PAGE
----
The case concerns an action for damages pursuant to s.8 of the NOC Regulations and a counterclaim for damages for patent infringement. Both Apotex and Lundbeck brought motions for Letters Rogatory seeking the assistance of foreign Courts to secure testimony of people living outside of Canada.
Apotex sought to compel the testimony of Dr. Adlington, an expert witness in a case between Lundbeck and Lagap in the UK. Lagap sourced its product from Matrix, the same named company from which Apotex sources its product. The UK testimony dealt with the nature of the Matrix processes and whether it could operate on an industrial scale. The Court held that Apotex must satisfy the Court that there is a good reason why the witness cannot be brought before the Court in Canada or will not attend trial. The Court considered the evidence on the record regarding Dr. Adlington’s alleged obligations of confidentiality and held that Letters Rogatory would not be appropriate or effective in addressing the application of confidentiality orders issued by the English High Court. Furthermore, the Court held that as Dr. Adlington’s proposed evidence appeared to involve the expression of an opinion, and as no expert statement had been served or filed, objections would undoubtedly be raised requiring immediate rulings. Thus, it is essential for any testimony to be given in the presence of the trial judge and not out of Court.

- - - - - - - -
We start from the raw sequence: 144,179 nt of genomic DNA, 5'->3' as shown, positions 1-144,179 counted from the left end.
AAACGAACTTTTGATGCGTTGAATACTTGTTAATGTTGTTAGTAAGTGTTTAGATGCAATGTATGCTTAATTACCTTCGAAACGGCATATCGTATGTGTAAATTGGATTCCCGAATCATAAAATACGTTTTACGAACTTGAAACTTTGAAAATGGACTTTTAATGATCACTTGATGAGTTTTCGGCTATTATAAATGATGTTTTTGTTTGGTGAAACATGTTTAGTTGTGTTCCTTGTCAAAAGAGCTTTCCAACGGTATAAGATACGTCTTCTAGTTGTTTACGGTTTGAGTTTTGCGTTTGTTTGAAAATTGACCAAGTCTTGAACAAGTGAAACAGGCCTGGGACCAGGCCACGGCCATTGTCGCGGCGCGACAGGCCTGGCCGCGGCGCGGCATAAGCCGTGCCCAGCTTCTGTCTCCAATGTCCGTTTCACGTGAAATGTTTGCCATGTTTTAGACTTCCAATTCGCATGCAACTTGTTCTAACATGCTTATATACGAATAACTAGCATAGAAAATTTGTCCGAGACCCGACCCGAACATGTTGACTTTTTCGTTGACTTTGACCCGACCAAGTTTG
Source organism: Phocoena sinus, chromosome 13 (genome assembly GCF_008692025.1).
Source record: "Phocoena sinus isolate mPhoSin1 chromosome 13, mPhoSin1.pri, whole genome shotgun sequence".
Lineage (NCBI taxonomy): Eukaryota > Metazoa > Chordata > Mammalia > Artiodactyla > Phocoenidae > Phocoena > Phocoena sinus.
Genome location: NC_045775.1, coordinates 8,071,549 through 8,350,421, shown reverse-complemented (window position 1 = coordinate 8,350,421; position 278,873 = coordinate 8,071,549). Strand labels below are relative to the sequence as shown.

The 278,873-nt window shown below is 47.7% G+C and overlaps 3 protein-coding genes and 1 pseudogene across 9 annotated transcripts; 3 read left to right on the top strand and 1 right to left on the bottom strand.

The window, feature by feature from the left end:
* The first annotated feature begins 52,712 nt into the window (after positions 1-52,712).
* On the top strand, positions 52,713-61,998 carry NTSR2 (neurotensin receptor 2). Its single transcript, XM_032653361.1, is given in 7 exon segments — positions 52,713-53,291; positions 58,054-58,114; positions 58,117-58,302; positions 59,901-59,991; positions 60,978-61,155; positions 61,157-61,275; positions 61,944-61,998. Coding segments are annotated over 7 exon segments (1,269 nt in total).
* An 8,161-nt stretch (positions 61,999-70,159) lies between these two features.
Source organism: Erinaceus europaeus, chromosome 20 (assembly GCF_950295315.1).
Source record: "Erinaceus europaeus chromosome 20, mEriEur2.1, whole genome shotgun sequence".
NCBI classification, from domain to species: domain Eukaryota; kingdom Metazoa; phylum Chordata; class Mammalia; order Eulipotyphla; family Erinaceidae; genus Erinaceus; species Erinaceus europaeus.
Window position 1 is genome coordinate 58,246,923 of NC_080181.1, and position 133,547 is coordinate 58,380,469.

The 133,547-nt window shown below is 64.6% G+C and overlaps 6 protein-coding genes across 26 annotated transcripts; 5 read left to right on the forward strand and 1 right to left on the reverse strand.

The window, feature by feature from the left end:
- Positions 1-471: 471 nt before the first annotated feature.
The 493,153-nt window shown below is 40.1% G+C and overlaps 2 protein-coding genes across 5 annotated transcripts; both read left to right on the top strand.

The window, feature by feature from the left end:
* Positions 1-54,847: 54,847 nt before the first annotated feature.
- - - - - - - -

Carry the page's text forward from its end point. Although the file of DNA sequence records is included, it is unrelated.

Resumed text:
The Court ordered that Lundbeck should have discovery of a representative of Apotex’ supplier, Matrix, as Apotex has advised that they intend to have a representative of Matrix appear at trial to give oral testimony regarding the process used to make citalopram during the period from 2001-2004. Batch records detailing that production have been destroyed by Matrix seemingly in contrast to Matrix’s own document retention policy. The Court further ordered that the discovery be made of the same individual or individuals who will be testifying at trial on behalf of Matrix.